Performance review intervals
When should you evaluate performance? All the time. Nothing you include in a formal performance review should come as a surprise. Don’t wait until the formal review to share compliments and constructive criticism; use ongoing opportunities to advise employees of their progress.
By providing positive feedback throughout the year, you will inspire better performance. As a general rule, positive feedback should be given in front of others and negative feedback in private.
New employees should receive two performance evaluations in the first 90 days: one after four weeks and a second after 11 weeks. This approach compels you to observe the new employee’s performance closely. For legal and managerial reasons, it’s better to terminate employment during the 90-day orientation and training period rather than later.
After the first 90 days, every employee should receive a performance evaluation at least once a year. Throughout the year, keep notes related to each employee’s performance. This practice will enable you to prepare a more comprehensive, accurate analysis of the employee’s overall performance.
Although we recommend three performance evaluations in an employee’s first year of employment, the forms used and the time spent conducting the evaluations can vary.
A short, simple form covering a few major components of the new employee’s performance would suffice for the fourth- and eleventh-week evaluations. Performance factors are the key duties and accountabilities on which an employee’s performance is evaluated. In most cases, meeting with the employee to cover these areas takes very little time. Call our office for a sample of our “New Employee Progress Report” form.
A more complete performance appraisal covering such items as quality and quantity of work, job knowledge, and staff and patient relations should be used for all long-term staff.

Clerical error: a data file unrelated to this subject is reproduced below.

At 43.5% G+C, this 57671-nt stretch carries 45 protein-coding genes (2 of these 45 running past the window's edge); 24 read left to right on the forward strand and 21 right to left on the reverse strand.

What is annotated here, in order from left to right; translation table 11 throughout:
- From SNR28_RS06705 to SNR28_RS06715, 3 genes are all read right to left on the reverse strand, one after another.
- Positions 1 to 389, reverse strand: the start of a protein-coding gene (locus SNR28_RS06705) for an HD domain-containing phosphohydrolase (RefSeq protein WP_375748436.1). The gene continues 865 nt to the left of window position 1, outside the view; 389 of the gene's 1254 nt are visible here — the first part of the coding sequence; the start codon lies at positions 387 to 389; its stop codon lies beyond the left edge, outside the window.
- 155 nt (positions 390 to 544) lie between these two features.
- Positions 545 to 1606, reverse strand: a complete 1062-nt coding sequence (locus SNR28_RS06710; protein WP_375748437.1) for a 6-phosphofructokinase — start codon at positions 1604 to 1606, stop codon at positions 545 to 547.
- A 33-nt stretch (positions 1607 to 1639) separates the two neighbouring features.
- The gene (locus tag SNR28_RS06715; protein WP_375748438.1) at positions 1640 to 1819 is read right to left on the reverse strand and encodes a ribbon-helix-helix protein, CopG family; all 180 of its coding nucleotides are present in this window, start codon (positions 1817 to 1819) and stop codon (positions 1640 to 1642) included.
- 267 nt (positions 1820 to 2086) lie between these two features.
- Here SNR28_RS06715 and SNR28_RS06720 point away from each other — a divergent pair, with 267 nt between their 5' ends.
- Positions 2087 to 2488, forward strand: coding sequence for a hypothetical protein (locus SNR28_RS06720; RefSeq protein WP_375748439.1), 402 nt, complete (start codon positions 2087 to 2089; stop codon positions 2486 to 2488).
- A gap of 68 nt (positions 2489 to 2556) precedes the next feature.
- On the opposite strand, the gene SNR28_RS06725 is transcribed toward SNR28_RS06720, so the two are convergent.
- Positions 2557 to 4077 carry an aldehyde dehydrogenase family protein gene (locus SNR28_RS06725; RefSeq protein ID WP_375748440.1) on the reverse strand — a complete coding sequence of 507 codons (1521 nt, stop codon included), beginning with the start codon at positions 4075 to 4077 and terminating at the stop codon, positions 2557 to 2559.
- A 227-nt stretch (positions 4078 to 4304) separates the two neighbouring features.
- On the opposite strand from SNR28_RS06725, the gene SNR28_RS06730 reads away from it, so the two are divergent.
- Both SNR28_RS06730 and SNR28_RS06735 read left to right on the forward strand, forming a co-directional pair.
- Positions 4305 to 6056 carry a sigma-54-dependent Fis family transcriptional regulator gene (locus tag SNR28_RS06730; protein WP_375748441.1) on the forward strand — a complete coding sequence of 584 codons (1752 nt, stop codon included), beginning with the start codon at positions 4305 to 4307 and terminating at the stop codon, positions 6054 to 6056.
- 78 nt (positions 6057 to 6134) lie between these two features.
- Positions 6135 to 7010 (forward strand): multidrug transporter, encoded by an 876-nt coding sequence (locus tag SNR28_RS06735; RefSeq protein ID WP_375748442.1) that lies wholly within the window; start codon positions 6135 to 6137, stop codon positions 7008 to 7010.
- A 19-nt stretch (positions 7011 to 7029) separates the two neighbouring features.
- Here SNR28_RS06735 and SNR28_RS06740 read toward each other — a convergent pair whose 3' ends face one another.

Each of these items should have subsections that record the levels of performance, for example, a rating range of 1 to 5, whereby “3” denotes satisfactory performance, “1” excellent performance, and “5” significant incompetence. Call our office for a sample “Performance Appraisal” form.
As always, be factual and honest when writing a review. The evaluation should represent a true picture of the employee’s performance or lack thereof. If a decision is ever challenged, this is particularly useful when justifying why a certain staff member was discharged and another was not.
There are many possibilities for error during the writing phase of the evaluation.
Here are some errors to avoid:
- Recency effect: Occurs when the rater focuses on events that are most recent to the time the evaluation is being written and neglects to provide equal consideration to events throughout the entire evaluation period.
- Central tendency: Occurs when the rater decides it is easier to rate everyone as “average” and doesn’t differentiate between top performers or bottom performers.
- Leniency and strictness error: Similar to central tendency, leniency errors occur when the rater rates everyone with high marks; strictness is the opposite with everyone receiving low marks.
- Halo and horn effects: In both of these cases, the rater is judging the whole of the individual’s performance on one aspect that is either good (halo) or bad (horn), without really thinking about the employee’s other characteristics.